Highs and Lows: My journey with self-doubt, anxiety, and assault – Coping Entry 25


What does it mean to you? Is it a specific feeling? A destination? A goal? We all strive for this abstract concept of “being happy.” But what does it even mean?

To me, happiness is about learning to float with the ebb and flow of life’s tides. It is not about the absence of negative experiences or feelings, but rather the acceptance that good does not exist without bad and that every part of our lives is part of the grander scheme of who we are and where we fit into this universe.

Don’t get me wrong: I know as well as the next person that this is much easier said than done, and I struggle every single day in adopting this mindset and lifestyle, but this is the story of why I continue to believe that everything happens for a reason.

I went into my freshman year of college feeling invincible, like I could conquer the world. I was excited for the next four years and to see what magical experiences awaited. I had this idea that college was going to be the best years of my life.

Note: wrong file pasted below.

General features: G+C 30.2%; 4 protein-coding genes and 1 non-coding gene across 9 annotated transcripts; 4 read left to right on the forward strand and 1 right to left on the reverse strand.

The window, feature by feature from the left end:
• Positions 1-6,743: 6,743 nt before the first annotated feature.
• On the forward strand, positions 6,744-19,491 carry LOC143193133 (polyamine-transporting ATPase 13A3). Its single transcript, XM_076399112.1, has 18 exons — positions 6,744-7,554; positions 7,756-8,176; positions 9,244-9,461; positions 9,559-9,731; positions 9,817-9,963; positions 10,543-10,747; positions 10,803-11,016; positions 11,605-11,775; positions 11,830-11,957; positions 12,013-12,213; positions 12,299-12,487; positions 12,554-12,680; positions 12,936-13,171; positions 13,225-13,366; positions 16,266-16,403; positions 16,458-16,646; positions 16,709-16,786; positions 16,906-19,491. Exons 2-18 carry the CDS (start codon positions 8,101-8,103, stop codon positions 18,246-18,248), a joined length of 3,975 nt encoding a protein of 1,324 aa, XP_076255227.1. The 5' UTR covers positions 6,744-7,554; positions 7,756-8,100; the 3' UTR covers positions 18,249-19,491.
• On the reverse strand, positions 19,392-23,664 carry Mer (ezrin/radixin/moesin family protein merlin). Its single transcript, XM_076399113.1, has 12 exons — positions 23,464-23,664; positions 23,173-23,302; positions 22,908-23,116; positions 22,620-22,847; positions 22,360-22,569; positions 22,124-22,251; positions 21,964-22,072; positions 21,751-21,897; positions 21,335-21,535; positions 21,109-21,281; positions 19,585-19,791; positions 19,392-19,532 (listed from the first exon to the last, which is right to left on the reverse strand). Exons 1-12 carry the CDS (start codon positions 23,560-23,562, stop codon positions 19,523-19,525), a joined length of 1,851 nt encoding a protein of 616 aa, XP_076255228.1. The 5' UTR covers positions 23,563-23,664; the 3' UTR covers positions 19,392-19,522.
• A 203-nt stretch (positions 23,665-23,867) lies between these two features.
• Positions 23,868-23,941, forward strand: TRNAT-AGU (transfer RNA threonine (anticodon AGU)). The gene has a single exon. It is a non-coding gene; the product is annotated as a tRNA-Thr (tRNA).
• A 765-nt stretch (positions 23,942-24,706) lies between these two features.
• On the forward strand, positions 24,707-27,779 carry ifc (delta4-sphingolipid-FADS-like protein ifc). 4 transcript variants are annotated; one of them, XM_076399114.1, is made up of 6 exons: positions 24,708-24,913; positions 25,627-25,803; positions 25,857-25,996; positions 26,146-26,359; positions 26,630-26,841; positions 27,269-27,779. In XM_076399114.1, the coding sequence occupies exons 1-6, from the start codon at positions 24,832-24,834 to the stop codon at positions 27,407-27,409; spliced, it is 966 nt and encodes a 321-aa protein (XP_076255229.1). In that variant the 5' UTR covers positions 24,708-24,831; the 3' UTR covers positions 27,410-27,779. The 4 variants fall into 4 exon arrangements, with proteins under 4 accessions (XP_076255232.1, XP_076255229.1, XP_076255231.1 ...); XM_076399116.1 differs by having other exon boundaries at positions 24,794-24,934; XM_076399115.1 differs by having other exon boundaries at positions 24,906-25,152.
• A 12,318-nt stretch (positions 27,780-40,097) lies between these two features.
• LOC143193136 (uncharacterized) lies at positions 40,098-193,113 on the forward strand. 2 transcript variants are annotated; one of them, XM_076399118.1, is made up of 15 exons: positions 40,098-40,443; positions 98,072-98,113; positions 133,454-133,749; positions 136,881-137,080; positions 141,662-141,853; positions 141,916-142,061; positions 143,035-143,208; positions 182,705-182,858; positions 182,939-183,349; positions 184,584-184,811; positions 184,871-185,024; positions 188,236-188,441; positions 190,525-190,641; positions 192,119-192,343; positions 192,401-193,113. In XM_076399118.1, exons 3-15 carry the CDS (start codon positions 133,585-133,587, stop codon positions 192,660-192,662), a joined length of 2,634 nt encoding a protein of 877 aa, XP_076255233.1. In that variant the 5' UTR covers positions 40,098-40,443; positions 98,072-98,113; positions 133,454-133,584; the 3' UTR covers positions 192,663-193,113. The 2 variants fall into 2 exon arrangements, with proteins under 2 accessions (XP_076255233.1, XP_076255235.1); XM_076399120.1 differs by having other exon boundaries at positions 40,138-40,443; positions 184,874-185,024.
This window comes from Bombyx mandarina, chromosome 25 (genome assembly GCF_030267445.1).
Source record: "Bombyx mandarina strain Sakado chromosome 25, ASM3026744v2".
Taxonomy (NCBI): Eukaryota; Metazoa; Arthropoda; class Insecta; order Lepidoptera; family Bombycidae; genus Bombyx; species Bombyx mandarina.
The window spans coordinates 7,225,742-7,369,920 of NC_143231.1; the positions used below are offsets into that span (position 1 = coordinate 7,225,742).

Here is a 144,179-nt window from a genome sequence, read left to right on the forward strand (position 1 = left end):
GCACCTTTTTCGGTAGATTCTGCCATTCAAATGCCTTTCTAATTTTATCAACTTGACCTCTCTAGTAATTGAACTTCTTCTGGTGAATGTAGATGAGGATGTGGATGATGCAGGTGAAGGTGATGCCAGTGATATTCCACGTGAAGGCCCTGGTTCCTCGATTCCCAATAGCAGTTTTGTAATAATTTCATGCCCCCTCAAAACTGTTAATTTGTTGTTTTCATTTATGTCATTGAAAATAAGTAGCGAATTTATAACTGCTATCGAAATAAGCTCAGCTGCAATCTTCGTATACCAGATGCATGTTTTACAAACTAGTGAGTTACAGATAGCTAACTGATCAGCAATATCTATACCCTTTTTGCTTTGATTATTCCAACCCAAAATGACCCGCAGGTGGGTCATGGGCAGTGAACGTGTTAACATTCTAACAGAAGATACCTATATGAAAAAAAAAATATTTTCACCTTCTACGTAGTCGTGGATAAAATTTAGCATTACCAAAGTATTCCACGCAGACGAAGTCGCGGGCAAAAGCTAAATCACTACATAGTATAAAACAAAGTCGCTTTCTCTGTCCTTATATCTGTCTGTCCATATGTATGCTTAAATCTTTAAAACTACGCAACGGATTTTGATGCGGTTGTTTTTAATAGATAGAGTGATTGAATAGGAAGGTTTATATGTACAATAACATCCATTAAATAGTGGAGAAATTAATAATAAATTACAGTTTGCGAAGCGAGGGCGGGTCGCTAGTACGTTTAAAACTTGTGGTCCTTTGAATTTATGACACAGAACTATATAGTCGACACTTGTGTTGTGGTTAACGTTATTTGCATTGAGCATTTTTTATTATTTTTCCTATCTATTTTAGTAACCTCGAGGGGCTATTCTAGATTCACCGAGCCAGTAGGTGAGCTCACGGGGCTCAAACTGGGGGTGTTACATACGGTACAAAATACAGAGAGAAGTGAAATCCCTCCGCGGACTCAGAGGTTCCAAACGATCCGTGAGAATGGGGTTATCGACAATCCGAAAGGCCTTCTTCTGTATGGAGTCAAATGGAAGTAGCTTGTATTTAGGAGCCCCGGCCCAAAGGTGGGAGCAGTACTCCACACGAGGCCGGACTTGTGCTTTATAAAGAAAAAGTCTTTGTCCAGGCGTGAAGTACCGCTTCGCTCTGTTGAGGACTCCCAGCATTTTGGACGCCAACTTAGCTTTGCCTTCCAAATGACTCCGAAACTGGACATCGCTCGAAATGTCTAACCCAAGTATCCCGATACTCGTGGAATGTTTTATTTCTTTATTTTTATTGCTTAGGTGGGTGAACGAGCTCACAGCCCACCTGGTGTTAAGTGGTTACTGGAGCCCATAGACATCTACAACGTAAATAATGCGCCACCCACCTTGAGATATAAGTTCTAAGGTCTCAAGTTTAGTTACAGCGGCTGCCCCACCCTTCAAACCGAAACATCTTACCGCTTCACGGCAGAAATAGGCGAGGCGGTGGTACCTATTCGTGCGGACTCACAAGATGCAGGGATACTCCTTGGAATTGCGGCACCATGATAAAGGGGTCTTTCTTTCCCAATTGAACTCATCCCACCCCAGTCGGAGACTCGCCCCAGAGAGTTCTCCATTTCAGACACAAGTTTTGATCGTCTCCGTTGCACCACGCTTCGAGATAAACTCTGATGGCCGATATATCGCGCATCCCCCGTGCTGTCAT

image2 (2).JPG

Dee in Rye, NH

Although I have experienced my fair share of magic, I was completely unaware of the ways in which these next few years were going to tear me down. As I was putting up pictures and decorations to make my dorm room a new place to call home, I was unaware of the depths that life was about to drag me to.

Coping: This Is Who We Are dear hope

“Confession of a Surviving Liar” – Coping This Is Who We Are, Entry 24

Trigger warning: this post discusses suicide.

Below, we have a coping piece written by our friend Icess Fernandez Rojas. This piece is not only powerful and emotional, but a symbol of strength. Thank you, Icess, for  bravely sharing your story with us.

“All art is a kind of confession, more or less oblique. All artists, if they are to survive, are forced, at last, to tell the whole story; to vomit the anguish up.”

― James Baldwin

“We each survive in our own way.”

― Sarah J. Maas

July 2015

I am a liar.

I know how to react when the question comes. I know what will happen if I answer with the truth. I know what I will do if I think about the truth too long.

“Icess, do you want to hurt yourself or others?”

“No. Of course not,” I say straight-faced, like answering whether I wanted red or white wine with my dinner.

A check mark on the clipboard. Then the next question. Topic dropped. Another fooled.